Rep. Tom McClintock (R-CA) faced a “raucous” town hall meeting in Roseville on Saturday morning, and had to be escorted out by police at the end of the meeting. McClintock later told the Los Angeles Times that there had been an “anarchist” group at the meeting that caused security concerns.
He added, according to the Times: “The way to change the course of the country is not to shout people down, not to riot in the streets,” he said. “Talk with your friends and your neighbors and share your thoughts with them.”
From all accounts, McClintock did rather well, faced with hostile questions and protesters who held up “RESIST” signs in the meeting. He defended President Donald Trump’s executive order restricting travel from terror-prone countries, for example.
As he left, the Sacramento Bee reported, protesters chanted: “This is what democracy looks like.”
Well — not exactly.
In the summer of 2009, Democratic members of Congress faced vigorous opposition at town hall meetings as they returned to their districts to sell a specific piece of legislation — Obamacare — that few of them had read and that the public did not want.
The Tea Party movement had begun earlier that year, in opposition to President Barack Obama’s stimulus, which sent nearly a trillion dollars to pet projects and state and local governments that had little prospect of creating new jobs.
But the people showing up at town hall meetings were not there simply to protest or “resist,” though Democrats accused them of “carrying swastikas” and derided them as “Brooks Brothers” demonstrators. Most were not aligned with the Republican Party. They simply wanted answers about a policy they correctly feared would upend their health insurance and health care.
Democrats and the left mocked the town hall protests, and cast the Tea Party as racist. But then they tried to manufacture their own grass-roots movements — first with Occupy Wall Street in 2011, then with Black Lives Matter in 2014.
The new anti-Trump protests continue that pattern, with protesters besieging McClintock and other Republican members of Congress at town hall meetings.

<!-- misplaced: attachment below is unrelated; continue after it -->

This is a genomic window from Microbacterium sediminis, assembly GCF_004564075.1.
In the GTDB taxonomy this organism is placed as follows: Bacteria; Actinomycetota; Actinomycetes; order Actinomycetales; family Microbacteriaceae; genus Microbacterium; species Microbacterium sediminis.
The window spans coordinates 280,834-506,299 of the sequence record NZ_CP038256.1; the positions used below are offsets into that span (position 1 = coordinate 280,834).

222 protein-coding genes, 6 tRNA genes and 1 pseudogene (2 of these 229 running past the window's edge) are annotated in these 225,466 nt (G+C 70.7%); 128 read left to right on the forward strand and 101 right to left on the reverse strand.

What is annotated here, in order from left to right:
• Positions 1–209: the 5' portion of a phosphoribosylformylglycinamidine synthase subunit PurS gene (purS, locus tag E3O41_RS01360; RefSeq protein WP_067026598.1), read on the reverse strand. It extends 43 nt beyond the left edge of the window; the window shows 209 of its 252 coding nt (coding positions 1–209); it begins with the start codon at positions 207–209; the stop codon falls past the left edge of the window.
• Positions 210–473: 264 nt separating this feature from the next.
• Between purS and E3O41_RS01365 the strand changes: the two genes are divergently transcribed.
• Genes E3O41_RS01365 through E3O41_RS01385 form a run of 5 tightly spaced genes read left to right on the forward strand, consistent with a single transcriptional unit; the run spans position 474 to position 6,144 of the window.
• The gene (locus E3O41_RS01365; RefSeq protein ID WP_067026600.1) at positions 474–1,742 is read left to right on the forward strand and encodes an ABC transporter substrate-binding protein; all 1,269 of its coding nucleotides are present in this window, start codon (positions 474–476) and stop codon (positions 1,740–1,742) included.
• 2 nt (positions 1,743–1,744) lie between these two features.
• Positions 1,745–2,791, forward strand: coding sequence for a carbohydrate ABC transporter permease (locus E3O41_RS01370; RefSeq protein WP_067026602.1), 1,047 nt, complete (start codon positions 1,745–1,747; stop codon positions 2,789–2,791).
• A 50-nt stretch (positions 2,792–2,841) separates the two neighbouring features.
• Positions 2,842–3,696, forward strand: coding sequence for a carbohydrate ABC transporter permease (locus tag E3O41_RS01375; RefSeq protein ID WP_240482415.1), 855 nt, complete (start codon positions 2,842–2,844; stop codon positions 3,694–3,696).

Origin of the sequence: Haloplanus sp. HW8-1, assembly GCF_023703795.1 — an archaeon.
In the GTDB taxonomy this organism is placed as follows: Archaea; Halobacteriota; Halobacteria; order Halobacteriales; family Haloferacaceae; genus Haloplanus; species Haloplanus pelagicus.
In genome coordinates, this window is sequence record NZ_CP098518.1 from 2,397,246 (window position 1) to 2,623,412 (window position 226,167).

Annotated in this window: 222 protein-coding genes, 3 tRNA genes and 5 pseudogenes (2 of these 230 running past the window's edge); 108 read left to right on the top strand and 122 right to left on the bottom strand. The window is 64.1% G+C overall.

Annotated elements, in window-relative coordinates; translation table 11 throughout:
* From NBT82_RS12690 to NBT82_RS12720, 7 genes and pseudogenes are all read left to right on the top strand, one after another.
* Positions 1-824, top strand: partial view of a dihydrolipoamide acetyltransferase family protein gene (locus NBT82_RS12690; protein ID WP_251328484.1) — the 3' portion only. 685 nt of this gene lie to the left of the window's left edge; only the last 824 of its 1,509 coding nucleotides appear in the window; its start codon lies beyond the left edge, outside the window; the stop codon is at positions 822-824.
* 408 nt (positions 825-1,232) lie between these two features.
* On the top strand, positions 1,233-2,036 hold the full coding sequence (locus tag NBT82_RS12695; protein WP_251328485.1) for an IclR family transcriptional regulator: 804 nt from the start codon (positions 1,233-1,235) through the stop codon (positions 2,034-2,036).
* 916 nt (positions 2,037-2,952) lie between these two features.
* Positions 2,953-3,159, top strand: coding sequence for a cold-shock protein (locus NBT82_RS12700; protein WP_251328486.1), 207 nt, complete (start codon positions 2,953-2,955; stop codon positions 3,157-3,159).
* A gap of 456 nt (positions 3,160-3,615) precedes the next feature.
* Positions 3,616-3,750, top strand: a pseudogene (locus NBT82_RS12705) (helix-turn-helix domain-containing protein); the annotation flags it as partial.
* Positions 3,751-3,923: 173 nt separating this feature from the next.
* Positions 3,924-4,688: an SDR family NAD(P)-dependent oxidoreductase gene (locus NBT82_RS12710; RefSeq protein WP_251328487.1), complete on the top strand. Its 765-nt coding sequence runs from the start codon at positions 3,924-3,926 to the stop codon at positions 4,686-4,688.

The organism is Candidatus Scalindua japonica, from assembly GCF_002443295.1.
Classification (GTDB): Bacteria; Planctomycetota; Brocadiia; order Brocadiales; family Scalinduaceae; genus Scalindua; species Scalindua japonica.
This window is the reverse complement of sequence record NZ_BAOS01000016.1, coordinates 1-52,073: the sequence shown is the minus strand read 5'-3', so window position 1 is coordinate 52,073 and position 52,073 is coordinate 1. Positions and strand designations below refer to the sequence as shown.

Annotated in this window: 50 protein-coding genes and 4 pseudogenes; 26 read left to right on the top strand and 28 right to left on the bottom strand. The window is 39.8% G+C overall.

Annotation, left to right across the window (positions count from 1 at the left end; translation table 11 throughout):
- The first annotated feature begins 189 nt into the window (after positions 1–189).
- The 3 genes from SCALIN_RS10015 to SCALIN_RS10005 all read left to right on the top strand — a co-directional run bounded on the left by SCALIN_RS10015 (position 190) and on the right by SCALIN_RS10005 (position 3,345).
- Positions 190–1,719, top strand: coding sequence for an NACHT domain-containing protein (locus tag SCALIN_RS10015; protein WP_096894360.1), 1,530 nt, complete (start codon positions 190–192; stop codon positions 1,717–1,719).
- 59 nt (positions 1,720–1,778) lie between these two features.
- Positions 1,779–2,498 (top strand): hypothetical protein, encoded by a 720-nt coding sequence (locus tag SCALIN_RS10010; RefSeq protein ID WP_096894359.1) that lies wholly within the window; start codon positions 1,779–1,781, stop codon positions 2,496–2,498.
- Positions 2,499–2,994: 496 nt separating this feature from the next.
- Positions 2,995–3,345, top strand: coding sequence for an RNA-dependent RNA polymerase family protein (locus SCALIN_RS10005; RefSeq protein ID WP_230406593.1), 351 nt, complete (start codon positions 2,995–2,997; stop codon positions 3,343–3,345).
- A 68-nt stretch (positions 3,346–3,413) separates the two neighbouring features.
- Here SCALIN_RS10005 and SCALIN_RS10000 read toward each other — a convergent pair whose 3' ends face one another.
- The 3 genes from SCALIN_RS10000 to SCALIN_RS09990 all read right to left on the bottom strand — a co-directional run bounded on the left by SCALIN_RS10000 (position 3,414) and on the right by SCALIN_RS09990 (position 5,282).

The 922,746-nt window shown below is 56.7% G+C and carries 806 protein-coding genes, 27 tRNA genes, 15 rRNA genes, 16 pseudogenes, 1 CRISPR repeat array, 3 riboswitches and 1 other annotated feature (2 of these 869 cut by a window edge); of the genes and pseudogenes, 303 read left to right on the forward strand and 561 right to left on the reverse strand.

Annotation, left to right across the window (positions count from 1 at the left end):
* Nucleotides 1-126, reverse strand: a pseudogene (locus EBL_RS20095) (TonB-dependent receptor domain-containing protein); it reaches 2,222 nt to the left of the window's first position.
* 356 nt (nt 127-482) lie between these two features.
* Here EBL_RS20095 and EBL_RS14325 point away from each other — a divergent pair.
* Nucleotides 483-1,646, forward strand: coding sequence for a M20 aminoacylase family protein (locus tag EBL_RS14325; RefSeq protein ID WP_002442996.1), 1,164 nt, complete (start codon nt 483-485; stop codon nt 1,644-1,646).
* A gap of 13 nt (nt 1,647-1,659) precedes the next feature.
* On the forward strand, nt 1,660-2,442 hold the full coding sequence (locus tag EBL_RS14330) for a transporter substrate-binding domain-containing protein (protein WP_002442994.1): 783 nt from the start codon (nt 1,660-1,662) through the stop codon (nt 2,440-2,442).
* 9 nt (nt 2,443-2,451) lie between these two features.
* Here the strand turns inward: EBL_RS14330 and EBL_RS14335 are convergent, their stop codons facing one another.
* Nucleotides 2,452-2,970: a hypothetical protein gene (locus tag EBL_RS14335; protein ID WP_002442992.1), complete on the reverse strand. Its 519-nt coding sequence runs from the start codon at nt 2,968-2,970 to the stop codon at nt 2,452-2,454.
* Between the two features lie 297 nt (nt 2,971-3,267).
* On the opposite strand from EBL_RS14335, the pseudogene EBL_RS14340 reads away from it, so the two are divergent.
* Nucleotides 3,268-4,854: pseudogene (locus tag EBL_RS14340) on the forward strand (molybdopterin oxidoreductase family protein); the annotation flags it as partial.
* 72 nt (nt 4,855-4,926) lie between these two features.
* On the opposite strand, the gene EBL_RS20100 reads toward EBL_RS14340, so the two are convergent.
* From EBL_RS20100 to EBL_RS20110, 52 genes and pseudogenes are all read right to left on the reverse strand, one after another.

What the left has clearly failed to understand about the Tea Party movement, however, is that it was an authentic grass-roots effort in response to specific congressional legislation that had a broad effect on Americans in general. It was not a partisan effort to take down President Obama.
Democrats have never been able to accept the Tea Party’s authenticity, which is why their anti-Trump imitation of the Tea Party will struggle: it is not built on broad popular opposition to Trump policies, but on the energies of committed partisans whose basic grievance is that Trump was elected in the first place.
When left-wing activists hold up signs like “RESIST,” they are egging each other on, not broadening their appeal. The Tea Party succeeded, at least initially, because it adopted the opposite approach, appealing to people who felt abandoned by both political parties.
The whole concept of the so-called “Resistance” is also farcical. It implies that the United States is a dictatorship that cannot be opposed through ordinary politics.
It is a radical idea, one that lends itself to excess — such as the violent protests at the University of California, Berkeley last week.
Moreover, Trump’s policies — including the executive order — are broadly popular. Unless it connects to the voters Hillary Clinton lost in 2016, the “Resistance” will fail.
Joel B. Pollak is Senior Editor-at-Large at Breitbart News. He was named one of the “most influential” people in news media in 2016. His new book, How Trump Won: The Inside Story of a Revolution, is available from Regnery. Follow him on Twitter at @joelpollak.